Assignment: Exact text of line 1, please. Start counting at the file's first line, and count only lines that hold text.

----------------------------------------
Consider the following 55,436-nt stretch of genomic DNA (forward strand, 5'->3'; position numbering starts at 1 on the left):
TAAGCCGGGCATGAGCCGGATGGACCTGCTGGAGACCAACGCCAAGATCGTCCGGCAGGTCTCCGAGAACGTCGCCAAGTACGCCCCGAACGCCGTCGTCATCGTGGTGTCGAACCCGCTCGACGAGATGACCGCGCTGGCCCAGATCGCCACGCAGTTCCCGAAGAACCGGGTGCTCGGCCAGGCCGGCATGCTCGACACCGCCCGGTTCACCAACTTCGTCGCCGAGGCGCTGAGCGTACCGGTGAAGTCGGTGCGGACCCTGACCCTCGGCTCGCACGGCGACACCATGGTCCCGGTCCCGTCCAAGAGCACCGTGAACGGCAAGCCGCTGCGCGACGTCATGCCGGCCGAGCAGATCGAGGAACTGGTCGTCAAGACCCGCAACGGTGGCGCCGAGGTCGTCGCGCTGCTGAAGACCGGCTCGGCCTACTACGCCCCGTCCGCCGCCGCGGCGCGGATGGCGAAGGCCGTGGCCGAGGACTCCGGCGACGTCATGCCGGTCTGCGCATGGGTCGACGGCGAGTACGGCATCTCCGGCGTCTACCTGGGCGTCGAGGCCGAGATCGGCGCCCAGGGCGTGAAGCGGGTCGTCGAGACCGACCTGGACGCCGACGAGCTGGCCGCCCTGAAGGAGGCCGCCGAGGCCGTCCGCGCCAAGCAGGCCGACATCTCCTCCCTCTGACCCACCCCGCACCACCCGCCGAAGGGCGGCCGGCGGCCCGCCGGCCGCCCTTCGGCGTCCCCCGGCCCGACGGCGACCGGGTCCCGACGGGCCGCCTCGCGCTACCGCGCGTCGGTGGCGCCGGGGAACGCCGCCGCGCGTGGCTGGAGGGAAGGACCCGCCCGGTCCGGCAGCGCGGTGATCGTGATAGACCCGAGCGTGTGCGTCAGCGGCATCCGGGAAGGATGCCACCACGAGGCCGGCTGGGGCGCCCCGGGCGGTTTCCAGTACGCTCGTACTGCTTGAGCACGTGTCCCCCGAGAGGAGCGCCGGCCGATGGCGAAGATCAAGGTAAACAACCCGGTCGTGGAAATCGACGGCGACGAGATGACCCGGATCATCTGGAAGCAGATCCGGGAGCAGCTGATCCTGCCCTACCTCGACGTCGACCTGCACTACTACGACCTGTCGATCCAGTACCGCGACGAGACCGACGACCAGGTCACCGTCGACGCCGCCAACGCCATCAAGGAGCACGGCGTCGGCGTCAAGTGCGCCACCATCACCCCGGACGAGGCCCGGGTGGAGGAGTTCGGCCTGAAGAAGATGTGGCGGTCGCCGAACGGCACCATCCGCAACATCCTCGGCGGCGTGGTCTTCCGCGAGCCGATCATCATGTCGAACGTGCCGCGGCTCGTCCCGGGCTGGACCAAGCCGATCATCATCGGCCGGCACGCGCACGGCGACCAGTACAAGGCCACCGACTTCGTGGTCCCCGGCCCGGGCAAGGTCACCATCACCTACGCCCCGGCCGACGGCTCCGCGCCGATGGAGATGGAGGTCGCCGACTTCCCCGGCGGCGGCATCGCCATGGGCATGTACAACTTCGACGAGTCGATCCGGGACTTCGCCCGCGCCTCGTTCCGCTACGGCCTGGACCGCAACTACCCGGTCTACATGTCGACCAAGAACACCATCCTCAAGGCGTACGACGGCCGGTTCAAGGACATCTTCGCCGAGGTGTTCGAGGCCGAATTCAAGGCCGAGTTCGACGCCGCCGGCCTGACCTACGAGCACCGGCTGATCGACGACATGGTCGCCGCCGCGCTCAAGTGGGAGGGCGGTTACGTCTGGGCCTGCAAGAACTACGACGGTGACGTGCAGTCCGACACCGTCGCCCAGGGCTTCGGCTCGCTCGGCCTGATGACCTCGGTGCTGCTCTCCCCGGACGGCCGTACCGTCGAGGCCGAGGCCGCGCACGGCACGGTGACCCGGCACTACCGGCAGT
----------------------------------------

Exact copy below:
Consider the following 55,436-nt stretch of genomic DNA (forward strand, 5'->3'; position numbering starts at 1 on the left):